Many many years ago, Abbott changed their algorithm to convert the Interstitial fluid reading to BG to take into consideration this lag. Therefore, whilst ISR is behind BG, the readings you see from your CGM are NOT behind. Other CGMs do the same thing. So the "being c5min behind blood sugars" has been a fallacy for years.
Freestyle libre is hopeless, alerted me to being low and a scan showed 3.3, finger prick showed 12.4.
Whilst I would not expect a discrepancy this large (unless it was a compression low), CGMs are designed to be most accurate at "normal" levels. I would not expect an accurate reading over 10mmol/l.
It could also be an issue of "bedding in" if this was a new sensor, Many of us find it can take our body up to 48 hours to get used to an alien object in our arms. This is why we apply our sensor a day or two before activating.

Sadly, CGM manufacturers do not share their limitations but it makes me angry that HCPs are not educating their patients better.
 
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wes.w

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I'm now on my third Dexcom One sensor. The results from my second sensor were not as good as the first and third, with lots of differences between the general graph characteristics, which showed up as both isolated lower and higher points and sometimes as a group of unrelated points, so maybe this partially explains some of what Garek has seen. This was on the direct Dexcom monitor on my phone, and not in the 'Clarity' software daily reports. The second sensor also gave quite a few disconnects between the sensor and my phone - where the trend arrow was not visible, and a 'wait up to 30 minutes' message was displayed.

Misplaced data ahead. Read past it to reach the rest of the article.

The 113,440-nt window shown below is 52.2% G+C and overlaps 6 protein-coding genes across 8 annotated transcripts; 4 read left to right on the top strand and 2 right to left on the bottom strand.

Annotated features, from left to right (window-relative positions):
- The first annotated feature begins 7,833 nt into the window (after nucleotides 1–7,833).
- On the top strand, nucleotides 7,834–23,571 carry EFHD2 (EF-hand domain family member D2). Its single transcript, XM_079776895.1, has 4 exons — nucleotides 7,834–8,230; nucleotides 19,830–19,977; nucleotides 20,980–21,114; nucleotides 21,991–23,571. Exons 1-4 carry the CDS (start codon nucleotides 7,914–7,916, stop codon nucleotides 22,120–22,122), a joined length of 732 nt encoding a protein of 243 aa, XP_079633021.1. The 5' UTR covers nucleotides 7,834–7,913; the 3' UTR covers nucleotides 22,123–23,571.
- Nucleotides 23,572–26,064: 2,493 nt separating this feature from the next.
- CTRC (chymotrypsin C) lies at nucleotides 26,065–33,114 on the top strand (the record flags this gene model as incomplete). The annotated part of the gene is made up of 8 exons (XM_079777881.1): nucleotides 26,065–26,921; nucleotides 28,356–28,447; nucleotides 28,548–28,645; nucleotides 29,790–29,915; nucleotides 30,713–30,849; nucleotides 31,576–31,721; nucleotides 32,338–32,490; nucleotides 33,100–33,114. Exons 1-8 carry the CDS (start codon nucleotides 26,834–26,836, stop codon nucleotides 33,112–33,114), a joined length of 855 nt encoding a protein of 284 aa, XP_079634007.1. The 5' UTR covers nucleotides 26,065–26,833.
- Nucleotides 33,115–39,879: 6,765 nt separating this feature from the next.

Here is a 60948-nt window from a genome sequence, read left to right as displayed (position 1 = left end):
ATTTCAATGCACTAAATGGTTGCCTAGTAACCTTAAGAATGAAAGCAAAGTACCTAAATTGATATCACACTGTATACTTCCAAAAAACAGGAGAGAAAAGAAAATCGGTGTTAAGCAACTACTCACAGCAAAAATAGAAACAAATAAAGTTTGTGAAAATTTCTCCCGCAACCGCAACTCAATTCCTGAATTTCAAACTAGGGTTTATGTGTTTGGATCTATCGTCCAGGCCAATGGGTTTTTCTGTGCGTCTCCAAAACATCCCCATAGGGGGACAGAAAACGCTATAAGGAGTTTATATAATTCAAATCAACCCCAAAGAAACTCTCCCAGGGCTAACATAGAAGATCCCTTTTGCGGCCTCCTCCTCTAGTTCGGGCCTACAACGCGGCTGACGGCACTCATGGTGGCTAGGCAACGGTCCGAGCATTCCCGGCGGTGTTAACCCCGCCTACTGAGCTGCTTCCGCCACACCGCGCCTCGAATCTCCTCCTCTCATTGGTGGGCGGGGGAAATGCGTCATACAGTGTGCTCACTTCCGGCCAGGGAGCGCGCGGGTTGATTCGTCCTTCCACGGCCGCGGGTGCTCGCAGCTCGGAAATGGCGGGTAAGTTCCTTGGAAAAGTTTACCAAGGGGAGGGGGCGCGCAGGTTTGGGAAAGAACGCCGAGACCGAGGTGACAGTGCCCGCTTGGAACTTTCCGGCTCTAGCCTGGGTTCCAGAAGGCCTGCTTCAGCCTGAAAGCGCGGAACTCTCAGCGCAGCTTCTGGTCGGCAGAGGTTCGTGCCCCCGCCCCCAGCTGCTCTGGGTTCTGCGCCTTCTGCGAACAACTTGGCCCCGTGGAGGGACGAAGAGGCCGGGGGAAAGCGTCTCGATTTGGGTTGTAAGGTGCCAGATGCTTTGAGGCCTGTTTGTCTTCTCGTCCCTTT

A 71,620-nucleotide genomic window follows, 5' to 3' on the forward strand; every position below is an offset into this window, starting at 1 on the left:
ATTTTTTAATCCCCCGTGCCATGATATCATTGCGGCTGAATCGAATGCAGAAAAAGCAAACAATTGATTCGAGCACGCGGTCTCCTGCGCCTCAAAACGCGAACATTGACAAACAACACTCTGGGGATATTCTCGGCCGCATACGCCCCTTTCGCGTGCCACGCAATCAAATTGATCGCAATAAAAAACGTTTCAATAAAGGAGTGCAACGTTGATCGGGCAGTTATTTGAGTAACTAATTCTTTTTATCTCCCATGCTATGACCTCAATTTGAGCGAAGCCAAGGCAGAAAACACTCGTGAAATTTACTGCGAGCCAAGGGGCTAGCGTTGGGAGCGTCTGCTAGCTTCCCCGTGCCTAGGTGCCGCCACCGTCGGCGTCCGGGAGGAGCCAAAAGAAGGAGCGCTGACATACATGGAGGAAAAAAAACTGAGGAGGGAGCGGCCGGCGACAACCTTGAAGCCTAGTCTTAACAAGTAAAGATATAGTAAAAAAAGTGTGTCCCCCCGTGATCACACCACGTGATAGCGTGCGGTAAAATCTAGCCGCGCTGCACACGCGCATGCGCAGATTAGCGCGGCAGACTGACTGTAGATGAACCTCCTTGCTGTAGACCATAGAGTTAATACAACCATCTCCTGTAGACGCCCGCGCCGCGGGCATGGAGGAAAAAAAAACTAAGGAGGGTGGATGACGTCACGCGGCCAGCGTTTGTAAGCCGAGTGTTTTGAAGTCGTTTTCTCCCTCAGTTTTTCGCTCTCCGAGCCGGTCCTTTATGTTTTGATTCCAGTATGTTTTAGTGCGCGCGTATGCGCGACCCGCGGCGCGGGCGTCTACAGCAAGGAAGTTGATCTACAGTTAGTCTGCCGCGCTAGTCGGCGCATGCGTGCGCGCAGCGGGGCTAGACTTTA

But overall the device has been very useful. I'm on 22 hour insulin and I suffer from chronic fatigue, but I've managed to reduce my fatigue by discovering that I had very low levels overnight and reducing my insulin to make my overnight levels reach only slightly lows. Next task is to try reduce my highs. I've accidentally found that gluten free rolls (mainly rice flour) are a big help - my 6 year old grandaughter is allergic to gluten and we both ate these rolls with results that surprised me when I checked my level changes, which were a lot less than I've seen previously!
 
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I trialled a G6 in December and could calibrate that. However am now on NHS funded Dexcom one and you simply cannot calibrate. My meter readings are considerably lower than the Dexcom so results in me over dosing my insulin. Totally agree that these are false economics for the NHS
 
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wes.w

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Now on sensor no.7. A couple of observations:
1. Applied in the morning. Overnight readings stayed fairly level, rather than dropping down as they have on all previous nights. If this was 'bedding in' it is the first time anything unusual like this has ever happened.